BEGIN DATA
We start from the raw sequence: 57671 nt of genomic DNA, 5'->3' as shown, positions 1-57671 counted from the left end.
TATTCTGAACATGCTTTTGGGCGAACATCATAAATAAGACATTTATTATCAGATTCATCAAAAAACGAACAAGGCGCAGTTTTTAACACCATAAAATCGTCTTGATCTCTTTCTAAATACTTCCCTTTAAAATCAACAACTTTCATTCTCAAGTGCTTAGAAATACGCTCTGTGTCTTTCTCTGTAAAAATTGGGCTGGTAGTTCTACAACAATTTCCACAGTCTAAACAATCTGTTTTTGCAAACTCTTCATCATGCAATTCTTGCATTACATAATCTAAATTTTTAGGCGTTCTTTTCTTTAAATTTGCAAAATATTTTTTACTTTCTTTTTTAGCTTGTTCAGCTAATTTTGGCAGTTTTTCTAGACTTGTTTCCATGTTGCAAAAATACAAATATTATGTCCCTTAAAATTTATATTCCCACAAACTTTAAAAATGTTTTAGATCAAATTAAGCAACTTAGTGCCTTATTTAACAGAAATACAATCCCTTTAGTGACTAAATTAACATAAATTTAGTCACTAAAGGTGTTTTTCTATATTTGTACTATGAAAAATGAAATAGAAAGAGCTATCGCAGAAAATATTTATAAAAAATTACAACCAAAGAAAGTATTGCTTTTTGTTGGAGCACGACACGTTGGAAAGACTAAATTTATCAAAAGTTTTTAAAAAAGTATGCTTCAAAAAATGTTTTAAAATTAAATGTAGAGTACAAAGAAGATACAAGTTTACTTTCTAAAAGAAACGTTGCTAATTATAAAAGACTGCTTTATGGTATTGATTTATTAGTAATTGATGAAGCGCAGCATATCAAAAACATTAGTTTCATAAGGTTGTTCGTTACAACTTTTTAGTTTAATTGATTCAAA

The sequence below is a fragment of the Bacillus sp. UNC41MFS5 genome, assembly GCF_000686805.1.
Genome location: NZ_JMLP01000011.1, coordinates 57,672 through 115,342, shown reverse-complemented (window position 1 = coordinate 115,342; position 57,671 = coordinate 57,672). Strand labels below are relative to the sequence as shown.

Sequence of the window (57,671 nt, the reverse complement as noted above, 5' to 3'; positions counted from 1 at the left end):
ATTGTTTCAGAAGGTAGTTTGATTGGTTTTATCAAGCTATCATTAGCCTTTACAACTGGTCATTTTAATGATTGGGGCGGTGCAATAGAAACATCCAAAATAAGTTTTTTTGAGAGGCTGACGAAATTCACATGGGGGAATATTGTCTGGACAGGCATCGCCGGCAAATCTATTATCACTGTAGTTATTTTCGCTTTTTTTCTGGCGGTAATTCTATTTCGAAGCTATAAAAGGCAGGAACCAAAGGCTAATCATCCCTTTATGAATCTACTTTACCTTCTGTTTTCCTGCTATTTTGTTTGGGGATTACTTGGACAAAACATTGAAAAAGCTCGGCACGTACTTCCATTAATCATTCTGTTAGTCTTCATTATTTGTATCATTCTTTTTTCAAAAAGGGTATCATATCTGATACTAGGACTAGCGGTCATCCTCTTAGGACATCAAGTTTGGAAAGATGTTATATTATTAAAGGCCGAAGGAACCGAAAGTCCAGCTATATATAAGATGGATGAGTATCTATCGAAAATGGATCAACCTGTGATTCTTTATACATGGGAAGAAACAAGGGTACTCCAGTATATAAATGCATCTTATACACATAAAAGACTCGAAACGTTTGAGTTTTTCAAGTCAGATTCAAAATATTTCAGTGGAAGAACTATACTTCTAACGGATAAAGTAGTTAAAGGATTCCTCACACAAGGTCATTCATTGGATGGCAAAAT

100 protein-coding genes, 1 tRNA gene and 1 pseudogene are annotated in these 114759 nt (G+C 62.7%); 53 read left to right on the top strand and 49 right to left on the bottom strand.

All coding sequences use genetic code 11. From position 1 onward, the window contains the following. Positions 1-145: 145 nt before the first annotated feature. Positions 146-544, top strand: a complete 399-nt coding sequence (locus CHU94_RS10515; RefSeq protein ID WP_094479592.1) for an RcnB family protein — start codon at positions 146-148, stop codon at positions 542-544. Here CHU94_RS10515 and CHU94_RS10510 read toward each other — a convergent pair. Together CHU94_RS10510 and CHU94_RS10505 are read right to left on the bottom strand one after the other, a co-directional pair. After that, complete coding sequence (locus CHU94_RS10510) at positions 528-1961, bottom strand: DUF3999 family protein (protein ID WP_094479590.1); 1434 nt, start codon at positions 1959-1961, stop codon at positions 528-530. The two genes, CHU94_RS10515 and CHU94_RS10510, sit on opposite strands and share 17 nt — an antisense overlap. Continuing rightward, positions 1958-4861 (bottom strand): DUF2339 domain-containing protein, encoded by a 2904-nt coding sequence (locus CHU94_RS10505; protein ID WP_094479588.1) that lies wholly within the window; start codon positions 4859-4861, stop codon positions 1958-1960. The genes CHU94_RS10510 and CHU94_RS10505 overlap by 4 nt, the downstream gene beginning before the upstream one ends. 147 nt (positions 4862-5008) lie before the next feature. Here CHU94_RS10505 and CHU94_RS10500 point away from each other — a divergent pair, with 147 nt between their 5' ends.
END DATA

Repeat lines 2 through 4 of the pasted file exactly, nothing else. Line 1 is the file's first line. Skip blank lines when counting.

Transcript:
TATTCTGAACATGCTTTTGGGCGAACATCATAAATAAGACATTTATTATCAGATTCATCAAAAAACGAACAAGGCGCAGTTTTTAACACCATAAAATCGTCTTGATCTCTTTCTAAATACTTCCCTTTAAAATCAACAACTTTCATTCTCAAGTGCTTAGAAATACGCTCTGTGTCTTTCTCTGTAAAAATTGGGCTGGTAGTTCTACAACAATTTCCACAGTCTAAACAATCTGTTTTTGCAAACTCTTCATCATGCAATTCTTGCATTACATAATCTAAATTTTTAGGCGTTCTTTTCTTTAAATTTGCAAAATATTTTTTACTTTCTTTTTTAGCTTGTTCAGCTAATTTTGGCAGTTTTTCTAGACTTGTTTCCATGTTGCAAAAATACAAATATTATGTCCCTTAAAATTTATATTCCCACAAACTTTAAAAATGTTTTAGATCAAATTAAGCAACTTAGTGCCTTATTTAACAGAAATACAATCCCTTTAGTGACTAAATTAACATAAATTTAGTCACTAAAGGTGTTTTTCTATATTTGTACTATGAAAAATGAAATAGAAAGAGCTATCGCAGAAAATATTTATAAAAAATTACAACCAAAGAAAGTATTGCTTTTTGTTGGAGCACGACACGTTGGAAAGACTAAATTTATCAAAAGTTTTTAAAAAAGTATGCTTCAAAAAATGTTTTAAAATTAAATGTAGAGTACAAAGAAGATACAAGTTTACTTTCTAAAAGAAACGTTGCTAATTATAAAAGACTGCTTTATGGTATTGATTTATTAGTAATTGATGAAGCGCAGCATATCAAAAACATTAGTTTCATAAGGTTGTTCGTTACAACTTTTTAGTTTAATTGATTCAAA

The sequence below is a fragment of the Bacillus sp. UNC41MFS5 genome, assembly GCF_000686805.1.
Genome location: NZ_JMLP01000011.1, coordinates 57,672 through 115,342, shown reverse-complemented (window position 1 = coordinate 115,342; position 57,671 = coordinate 57,672). Strand labels below are relative to the sequence as shown.